The declinist position is by no means determinate, however. As Victoria de Grazia has remarked, declinism nearly always offers an alternative: ‘if you don’t want to decline, you must do—or not do—this’. Chomsky: stop being imperialist; Huntington: stop being rationalist-technicist; Barber: start being more small-d democratic; Kennedy: stop spending on armaments, revamp your industrial base, be more competitive; Nye (in Bound to Lead): use your soft power more strategically, alongside your ‘hard’—military and economic—might.footnote9 And while most of this work is by Americans, declinist narratives from overseas scholars sometimes fail to conceal their Schadenfreude. Forced by inexorable uk decline to teach in the United States, certain British historians like Kennedy and Ferguson display an unmistakable satisfaction when detecting the symptoms of a similar destiny for their hubristic cousins. A good part of European public opinion—or at least that of its two former great powers, France and Germany—shares this rancour, as consolation for faded prestige. The theme of American decline is permanently popular in the Old World.
To take the measure of any fall-off in American power, we need first to ascertain its modalities. Here we confront several novel features. First, while declinists and anti-declinists debate ‘primacy’, ‘hegemony’ and ‘imperial reach’, plain-speaking in the corridors of power is complemented by tight-lipped discretion in the public sphere.footnote10 ‘Most Americans do not recognize—or do not want to recognize—that the United States dominates the world through its military power’, wrote Chalmers Johnson. ‘They are often ignorant of the fact that their government garrisons the globe. They do not realize that a vast network of American military bases on every continent except Antarctica actually constitutes a new form of empire.’footnote11 This is the first novelty of us world power: it is an empire that refuses to acknowledge itself as such to its own citizens. Previously, when a state maintained military forces in other countries, it was said to ‘occupy’ them. The us, however, claims to be ‘defending’ them—a euphemizing phrase reminiscent of the nineteenth-century European ‘protectorates’. Today’s subject states are instead known as ‘allies’.footnote12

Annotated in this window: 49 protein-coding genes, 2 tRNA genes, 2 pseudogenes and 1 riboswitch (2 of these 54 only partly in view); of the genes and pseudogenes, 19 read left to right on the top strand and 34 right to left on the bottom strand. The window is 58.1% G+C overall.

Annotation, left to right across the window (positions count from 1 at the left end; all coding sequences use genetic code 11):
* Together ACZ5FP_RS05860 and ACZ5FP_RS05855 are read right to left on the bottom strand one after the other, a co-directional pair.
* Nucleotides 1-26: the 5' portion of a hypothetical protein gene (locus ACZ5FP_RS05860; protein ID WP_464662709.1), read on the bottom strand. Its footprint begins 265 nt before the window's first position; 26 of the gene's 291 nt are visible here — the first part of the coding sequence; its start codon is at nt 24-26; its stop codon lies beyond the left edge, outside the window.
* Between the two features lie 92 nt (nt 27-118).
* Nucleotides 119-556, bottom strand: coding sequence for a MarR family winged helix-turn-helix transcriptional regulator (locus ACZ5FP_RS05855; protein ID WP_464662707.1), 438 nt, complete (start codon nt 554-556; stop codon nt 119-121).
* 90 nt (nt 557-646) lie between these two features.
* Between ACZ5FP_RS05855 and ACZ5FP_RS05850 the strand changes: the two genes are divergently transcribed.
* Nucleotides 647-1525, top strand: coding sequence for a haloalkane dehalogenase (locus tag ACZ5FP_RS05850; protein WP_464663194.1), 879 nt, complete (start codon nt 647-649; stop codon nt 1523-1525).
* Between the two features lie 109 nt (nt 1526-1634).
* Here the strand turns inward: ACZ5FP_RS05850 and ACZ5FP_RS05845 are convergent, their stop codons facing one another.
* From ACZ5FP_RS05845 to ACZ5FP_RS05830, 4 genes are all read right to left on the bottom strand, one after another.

The usual grounds given for this self-denial of imperial status is that us power in the world does not depend on direct territorial rule. Instead, it deploys a pyramidal structure, a hierarchy of willing subjection and diminishing sovereignty beneath its own apex position. A first rank is constituted by the ‘white Commonwealth’ of Britain, Canada, Australia and New Zealand—the ‘Five Eyes’, as the signatories of the multilateral ukusa Agreement are known, who not only share a common culture, language and economic norms, but enjoy privileged intelligence exchange. A recent iteration of this inner circle is the aukus Pact between the us, Britain and Australia, aimed at control of the Malacca Straits, a chokehold on trade to China.footnote13 Further layers are formed by the larger states of continental Europe, the main nato members and, in descending order, the industrialized nations of the Pacific—Japan, South Korea, Thailand, Malaysia, Indonesia—who barter their sovereignty in foreign policy for varying degrees of domestic autonomy. Beyond them lies the third circle, the frontier states, to be tamed, sanctioned, neutralized or otherwise punished, whose sovereignty is subject to arbitrary and sudden confiscation: Venezuela, Iran, Libya, Panama (one of the sins of post-1991 Russia is that it has stubbornly refused to follow the rules appropriate to a country of the third circle). This concentric structure renders territorial conquest, in the manner of the nineteenth-century European empires, superfluous.